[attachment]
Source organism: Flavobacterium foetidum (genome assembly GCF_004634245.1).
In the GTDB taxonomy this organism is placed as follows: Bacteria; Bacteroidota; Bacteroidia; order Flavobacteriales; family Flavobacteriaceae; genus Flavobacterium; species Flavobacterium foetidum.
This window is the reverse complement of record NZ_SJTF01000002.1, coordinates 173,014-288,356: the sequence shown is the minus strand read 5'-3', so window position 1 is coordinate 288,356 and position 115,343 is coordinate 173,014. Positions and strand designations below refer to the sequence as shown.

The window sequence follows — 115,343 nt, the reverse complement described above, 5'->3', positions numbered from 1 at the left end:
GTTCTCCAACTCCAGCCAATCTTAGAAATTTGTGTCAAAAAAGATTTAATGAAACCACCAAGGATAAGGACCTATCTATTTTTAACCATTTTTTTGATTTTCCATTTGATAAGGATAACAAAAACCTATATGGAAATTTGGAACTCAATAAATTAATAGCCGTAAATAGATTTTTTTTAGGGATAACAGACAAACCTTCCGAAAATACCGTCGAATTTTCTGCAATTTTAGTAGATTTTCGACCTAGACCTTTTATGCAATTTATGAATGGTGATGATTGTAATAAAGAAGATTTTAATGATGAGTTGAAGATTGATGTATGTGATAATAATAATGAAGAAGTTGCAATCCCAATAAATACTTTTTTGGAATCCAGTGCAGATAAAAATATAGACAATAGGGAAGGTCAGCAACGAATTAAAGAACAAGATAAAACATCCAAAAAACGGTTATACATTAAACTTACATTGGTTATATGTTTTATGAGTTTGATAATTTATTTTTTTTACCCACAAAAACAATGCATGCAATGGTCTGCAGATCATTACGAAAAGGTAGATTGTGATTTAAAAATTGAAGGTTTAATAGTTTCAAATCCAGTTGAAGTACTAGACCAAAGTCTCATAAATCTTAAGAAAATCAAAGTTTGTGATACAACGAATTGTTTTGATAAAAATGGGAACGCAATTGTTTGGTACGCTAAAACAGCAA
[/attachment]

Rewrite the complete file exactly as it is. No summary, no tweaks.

Source organism: Flavobacterium foetidum (genome assembly GCF_004634245.1).
In the GTDB taxonomy this organism is placed as follows: Bacteria; Bacteroidota; Bacteroidia; order Flavobacteriales; family Flavobacteriaceae; genus Flavobacterium; species Flavobacterium foetidum.
This window is the reverse complement of record NZ_SJTF01000002.1, coordinates 173,014-288,356: the sequence shown is the minus strand read 5'-3', so window position 1 is coordinate 288,356 and position 115,343 is coordinate 173,014. Positions and strand designations below refer to the sequence as shown.

The window sequence follows — 115,343 nt, the reverse complement described above, 5'->3', positions numbered from 1 at the left end:
GTTCTCCAACTCCAGCCAATCTTAGAAATTTGTGTCAAAAAAGATTTAATGAAACCACCAAGGATAAGGACCTATCTATTTTTAACCATTTTTTTGATTTTCCATTTGATAAGGATAACAAAAACCTATATGGAAATTTGGAACTCAATAAATTAATAGCCGTAAATAGATTTTTTTTAGGGATAACAGACAAACCTTCCGAAAATACCGTCGAATTTTCTGCAATTTTAGTAGATTTTCGACCTAGACCTTTTATGCAATTTATGAATGGTGATGATTGTAATAAAGAAGATTTTAATGATGAGTTGAAGATTGATGTATGTGATAATAATAATGAAGAAGTTGCAATCCCAATAAATACTTTTTTGGAATCCAGTGCAGATAAAAATATAGACAATAGGGAAGGTCAGCAACGAATTAAAGAACAAGATAAAACATCCAAAAAACGGTTATACATTAAACTTACATTGGTTATATGTTTTATGAGTTTGATAATTTATTTTTTTTACCCACAAAAACAATGCATGCAATGGTCTGCAGATCATTACGAAAAGGTAGATTGTGATTTAAAAATTGAAGGTTTAATAGTTTCAAATCCAGTTGAAGTACTAGACCAAAGTCTCATAAATCTTAAGAAAATCAAAGTTTGTGATACAACGAATTGTTTTGATAAAAATGGGAACGCAATTGTTTGGTACGCTAAAACAGCAA